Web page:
Sean S. Baker’s indie feature Tangerine has received plenty of attention this year, partly because it was shot entirely with iPhones, and although it isn’t the first phone-only release it’s probably the most high profile to date, enjoying plenty of praise since debuting at Sundance earlier this year. It’s a ‘day in the life’ picture that mainly follows two transgender sex workers – Alexandra, played by Mya Taylor, and Sin-Dee, played by Kitana Kiki Rodriguez – around the streets of West Hollywood on Christmas Eve as Sin-Dee searches for her cheating pimp and boyfriend (played by David Simon favourite James Ransone, who appeared in The Wire, Treme and Generation Kill). Meanwhile a parallel plot follows the working day and evening of an Armenian taxi driver named Ramzik (Karren Karagulian), who crosses paths with the hookers on a couple of occasions. The action mainly takes place on the sidewalks or in a variety of donut shops, trans-friendly bars, back alleys and car parks, and the film crackles with the energy and buzz of the seedy side of the street. Both Alexandra and Sin-Dee are larger than life and sharp of tongue, and Sin-Dee in particular seems to create chaos wherever she goes, at one point dragging a female love rival by her hair out of a brothel, along the street, onto a bus and into a bar without anyone really daring to bat so much as an eyelid.
It’s a colourful film, all blue skies and brightly-painted building exteriors, and the saturation levels have seemingly been increased during post production. It’s also consistently funny, and the non-professional and professional actors gel fairly well, with the unobtrusive nature of the camera undoubtedly helping the less-experienced to relax. Though short, coming in at less than an hour-and-a-half, I must admit I began to tire of the constant rows and screaming matches that takes place. At least Ramzik’s scenes, which appear every now and again, offer a degree of quiet respite in the early part of the film; later on we see Alexandra sing live in a bar, which also takes things down a notch, and is as compelling as it is understated. It’s during these moments that the screenplay really starts to get under the skin of its characters, so it’s a shame that they almost get lost amidst all the mayhem. Underneath all of the drama lies a simple message about friendship and loyalty, and the film’s bittersweet ending is quite moving, with one character left out in the cold and another two reconciling in a launderette (which is about the least Christmassy establishment you can imagine). Baker and fellow cinematographer Radium Cheung – who capture a series of backgrounds during an end coda to remind us of the time of year – have made an impressive low-budget feature, and their busy camerawork further manages to capture the rhythm of the street.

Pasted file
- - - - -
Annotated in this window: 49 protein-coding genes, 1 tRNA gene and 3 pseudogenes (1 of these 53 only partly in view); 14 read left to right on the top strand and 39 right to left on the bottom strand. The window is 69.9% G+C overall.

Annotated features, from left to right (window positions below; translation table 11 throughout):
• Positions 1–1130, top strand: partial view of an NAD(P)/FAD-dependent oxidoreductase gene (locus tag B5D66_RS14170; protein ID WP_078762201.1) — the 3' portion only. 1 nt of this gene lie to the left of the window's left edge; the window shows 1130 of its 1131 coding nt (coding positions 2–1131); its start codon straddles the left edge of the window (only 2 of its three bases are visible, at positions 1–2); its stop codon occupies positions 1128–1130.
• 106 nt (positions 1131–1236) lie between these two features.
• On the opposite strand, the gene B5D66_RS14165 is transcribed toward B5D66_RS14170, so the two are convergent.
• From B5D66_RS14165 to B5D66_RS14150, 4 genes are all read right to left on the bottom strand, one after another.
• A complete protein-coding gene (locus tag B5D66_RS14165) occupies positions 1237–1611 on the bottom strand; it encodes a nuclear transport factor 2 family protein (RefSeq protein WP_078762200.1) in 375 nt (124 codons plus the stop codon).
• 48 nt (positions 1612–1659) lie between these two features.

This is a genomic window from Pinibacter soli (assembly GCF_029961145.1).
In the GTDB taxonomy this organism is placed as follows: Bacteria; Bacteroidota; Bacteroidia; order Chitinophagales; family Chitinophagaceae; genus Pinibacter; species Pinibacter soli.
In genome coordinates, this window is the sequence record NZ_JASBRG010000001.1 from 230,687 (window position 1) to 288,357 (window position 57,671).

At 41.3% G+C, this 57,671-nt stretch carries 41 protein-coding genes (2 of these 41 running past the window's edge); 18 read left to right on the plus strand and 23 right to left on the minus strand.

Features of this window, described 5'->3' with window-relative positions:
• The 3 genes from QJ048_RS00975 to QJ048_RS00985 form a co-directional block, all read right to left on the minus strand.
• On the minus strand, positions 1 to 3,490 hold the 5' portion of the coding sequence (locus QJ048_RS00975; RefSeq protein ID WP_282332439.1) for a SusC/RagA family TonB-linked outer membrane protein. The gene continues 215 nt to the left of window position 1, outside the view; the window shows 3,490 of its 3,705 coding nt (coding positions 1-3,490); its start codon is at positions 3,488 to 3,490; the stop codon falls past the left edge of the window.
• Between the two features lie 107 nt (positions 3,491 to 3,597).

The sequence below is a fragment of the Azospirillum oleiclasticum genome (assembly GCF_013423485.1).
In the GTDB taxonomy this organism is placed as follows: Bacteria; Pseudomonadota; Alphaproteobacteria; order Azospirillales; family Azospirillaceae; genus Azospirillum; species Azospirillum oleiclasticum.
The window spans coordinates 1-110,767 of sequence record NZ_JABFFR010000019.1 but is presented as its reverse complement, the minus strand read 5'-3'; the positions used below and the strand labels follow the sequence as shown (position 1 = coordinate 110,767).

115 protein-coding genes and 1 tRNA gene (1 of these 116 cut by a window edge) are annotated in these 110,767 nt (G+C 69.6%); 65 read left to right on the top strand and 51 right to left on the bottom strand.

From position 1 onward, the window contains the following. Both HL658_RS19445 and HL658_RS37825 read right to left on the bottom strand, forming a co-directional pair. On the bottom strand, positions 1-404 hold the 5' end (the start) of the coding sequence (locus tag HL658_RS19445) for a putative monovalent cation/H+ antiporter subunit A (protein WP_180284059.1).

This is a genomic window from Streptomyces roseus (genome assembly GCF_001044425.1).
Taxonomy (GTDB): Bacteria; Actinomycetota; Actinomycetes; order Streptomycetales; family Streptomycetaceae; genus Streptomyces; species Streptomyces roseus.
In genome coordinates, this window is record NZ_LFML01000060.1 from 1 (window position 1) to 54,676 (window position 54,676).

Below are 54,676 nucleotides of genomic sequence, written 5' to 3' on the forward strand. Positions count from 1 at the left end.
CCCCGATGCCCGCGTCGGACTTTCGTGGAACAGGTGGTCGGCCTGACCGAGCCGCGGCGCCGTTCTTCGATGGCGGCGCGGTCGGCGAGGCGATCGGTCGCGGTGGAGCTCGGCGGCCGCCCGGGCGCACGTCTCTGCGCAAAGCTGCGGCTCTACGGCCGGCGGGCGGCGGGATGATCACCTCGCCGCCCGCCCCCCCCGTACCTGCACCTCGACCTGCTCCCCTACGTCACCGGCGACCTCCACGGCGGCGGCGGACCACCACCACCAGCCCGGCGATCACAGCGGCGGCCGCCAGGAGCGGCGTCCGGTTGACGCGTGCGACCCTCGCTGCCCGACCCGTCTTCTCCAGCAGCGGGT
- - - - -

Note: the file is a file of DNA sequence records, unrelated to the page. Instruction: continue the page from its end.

Directed by: Sean S. Baker.
Written by: Sean S. Baker, Chris Bergoch.
Starring: Kitani Kiki Rodriguez, Mya Taylor, Karren Karagulian, Mickey O’Hagen, James Ransone.
Cinematography: Sean S. Baker, Radium Cheung.
Editing: Sean S. Baker.
Running Time: 87 minutes.